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Understanding Ankylosing Spondylitis MedicationsAnkylosing spondylitis is a form of arthritis that affects the spine, sacroiliac joints and leg joints. Symptoms include: low back pain; eye pain; pain and tenderness of the joints, including; ribs, shoulder blades, hips, thighs, and bony points of the spine. Because ankylosing spondylitis is incurable, treatment focuses on lessening pain and keeping mobility with exercise, heat and cold, and the use of various medications.
ExerciseExercise has been shown to reduce one's risk of heart disease, diabetes, colon and breast cancer, lower blood pressure and cholesterol, and reduce depression and anxiety. The Surgeon General recommends accumulating 30 minutes of exercise on a daily basis.
Back Pain HealthBack pain may be caused by sciatica, a herniated disc, spinal stenosis, fibromyalgia, injury and pregnancy. The pain usually radiates down the legs, pain that gets worse with activity or at night, or numbness or weakness in the leg. Treatment may involve sleeping with a pillow between the knees or taking ibuprofen or acetaminophen.
Magnetic Resonance Imaging (MRI)Magnetic resonance imaging (MRI) is a scanner that takes cross-sectional images of the body. It is used to evaluate tissues of the head, neck, chest, limbs, abdomen, and pelvis. MRI is a very safe procedure; sedation may be used for infants, small children, or adults who are claustrophobic.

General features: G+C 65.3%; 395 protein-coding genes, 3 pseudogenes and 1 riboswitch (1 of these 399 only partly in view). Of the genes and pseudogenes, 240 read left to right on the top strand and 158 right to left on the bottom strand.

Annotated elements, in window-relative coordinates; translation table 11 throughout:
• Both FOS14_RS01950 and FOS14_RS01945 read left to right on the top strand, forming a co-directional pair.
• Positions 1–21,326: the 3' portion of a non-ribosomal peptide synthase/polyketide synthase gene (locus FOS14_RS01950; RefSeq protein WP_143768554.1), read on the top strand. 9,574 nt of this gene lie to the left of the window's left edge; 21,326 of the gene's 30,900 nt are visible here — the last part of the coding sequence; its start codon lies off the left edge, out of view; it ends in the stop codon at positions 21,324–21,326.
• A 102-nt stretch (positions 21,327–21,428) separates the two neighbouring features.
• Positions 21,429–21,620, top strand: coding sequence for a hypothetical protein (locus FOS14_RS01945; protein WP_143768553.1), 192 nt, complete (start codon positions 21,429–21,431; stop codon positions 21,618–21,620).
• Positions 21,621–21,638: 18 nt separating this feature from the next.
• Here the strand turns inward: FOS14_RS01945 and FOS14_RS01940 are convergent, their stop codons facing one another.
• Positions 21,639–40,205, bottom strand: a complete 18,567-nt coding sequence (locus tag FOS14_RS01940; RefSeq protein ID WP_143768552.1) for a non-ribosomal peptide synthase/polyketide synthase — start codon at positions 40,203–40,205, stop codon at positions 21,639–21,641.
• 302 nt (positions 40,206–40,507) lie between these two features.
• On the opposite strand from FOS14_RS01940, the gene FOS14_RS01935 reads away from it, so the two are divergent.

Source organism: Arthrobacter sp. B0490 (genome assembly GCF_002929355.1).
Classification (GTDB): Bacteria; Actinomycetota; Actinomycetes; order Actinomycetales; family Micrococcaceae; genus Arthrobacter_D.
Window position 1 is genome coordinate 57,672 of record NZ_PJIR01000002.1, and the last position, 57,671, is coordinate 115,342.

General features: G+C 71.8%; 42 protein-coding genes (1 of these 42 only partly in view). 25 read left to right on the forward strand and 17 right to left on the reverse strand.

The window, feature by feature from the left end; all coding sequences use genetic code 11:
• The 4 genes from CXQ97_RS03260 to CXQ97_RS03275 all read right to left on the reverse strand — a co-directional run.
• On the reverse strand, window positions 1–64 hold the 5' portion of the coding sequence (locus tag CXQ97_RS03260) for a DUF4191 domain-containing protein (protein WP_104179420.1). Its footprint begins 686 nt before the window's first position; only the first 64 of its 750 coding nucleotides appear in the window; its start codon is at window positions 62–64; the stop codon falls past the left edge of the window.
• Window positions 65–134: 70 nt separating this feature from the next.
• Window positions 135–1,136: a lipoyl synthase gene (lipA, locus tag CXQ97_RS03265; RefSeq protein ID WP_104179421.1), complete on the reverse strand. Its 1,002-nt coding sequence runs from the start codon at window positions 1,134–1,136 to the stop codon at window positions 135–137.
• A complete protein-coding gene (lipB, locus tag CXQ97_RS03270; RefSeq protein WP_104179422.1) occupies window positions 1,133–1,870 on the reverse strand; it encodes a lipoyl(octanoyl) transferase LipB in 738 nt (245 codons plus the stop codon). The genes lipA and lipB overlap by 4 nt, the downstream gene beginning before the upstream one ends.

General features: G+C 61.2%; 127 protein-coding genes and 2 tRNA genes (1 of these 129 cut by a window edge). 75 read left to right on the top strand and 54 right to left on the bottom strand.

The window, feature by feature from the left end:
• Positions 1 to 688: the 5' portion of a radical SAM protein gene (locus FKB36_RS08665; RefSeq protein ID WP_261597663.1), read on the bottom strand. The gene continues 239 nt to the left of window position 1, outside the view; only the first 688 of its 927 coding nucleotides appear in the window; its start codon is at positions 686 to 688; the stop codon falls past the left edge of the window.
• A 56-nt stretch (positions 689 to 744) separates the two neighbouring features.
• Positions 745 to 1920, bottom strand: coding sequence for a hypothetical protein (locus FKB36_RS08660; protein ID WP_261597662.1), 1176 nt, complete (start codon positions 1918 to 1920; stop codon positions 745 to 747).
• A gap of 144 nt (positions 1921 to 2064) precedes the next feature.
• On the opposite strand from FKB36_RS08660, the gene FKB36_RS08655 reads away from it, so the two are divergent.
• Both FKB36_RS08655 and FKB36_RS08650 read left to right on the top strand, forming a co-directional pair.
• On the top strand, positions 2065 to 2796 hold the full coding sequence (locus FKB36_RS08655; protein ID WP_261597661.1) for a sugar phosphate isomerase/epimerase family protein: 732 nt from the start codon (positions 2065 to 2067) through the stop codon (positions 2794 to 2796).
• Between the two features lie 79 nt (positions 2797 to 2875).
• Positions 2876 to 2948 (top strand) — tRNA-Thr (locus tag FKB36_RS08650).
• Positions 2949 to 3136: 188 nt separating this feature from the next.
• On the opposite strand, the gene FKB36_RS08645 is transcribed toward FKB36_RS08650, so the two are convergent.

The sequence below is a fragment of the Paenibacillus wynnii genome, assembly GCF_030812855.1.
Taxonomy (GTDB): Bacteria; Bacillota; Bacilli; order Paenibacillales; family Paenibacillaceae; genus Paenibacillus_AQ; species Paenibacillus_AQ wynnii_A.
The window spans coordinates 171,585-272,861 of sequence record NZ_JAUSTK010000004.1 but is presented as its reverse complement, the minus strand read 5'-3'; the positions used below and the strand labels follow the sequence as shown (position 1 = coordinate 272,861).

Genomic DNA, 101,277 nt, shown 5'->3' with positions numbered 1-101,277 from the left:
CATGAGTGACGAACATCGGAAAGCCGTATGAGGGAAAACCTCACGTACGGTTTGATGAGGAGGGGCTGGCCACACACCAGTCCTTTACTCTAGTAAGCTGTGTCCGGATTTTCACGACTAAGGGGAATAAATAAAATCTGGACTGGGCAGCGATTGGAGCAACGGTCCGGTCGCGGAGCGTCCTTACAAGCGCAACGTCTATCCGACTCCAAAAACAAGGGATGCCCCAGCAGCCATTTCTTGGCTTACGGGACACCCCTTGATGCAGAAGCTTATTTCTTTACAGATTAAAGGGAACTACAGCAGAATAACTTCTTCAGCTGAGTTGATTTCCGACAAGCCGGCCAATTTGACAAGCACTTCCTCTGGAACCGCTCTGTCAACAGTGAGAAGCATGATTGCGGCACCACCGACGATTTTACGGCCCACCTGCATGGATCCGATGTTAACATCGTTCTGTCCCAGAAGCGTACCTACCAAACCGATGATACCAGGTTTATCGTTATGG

What Are the First Signs of Rheumatoid ArthritisRheumatoid arthritis (RA) is a chronic autoimmune disorder characterized by persistent joint pain, swelling, and stiffness. It can also affect the skin, heart, lungs, and eyes. Rheumatoid arthritis differs from some other forms of arthritis because it affects both sides of the body. The most common form of arthritis, osteoarthritis, may affect only one side of the body and is a degenerative condition.
Understanding X-RaysX-Rays are a form of radiation used to image solid forms inside the body. X-rays are administered by radiologists for many different routine tests, such as mammograms, checking for broken bones, upper GI series, and dental exams, among others. Radiologists carefully monitor the X-ray equipment to make sure the patient receives the smallest dose of radiation possible.
- low back pain;
- eye pain;
- pain and tenderness of the joints, including;
- shoulder blades,
- thighs, and
- bony points of the spine.
Non-Radiographic Axial Spondyloarthritis (nr-axSpA) Topic Guide - Visuals
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Non-Radiographic Axial Spondyloarthritis (nr-axSpA) Topic Guide - Medications and Vitamins
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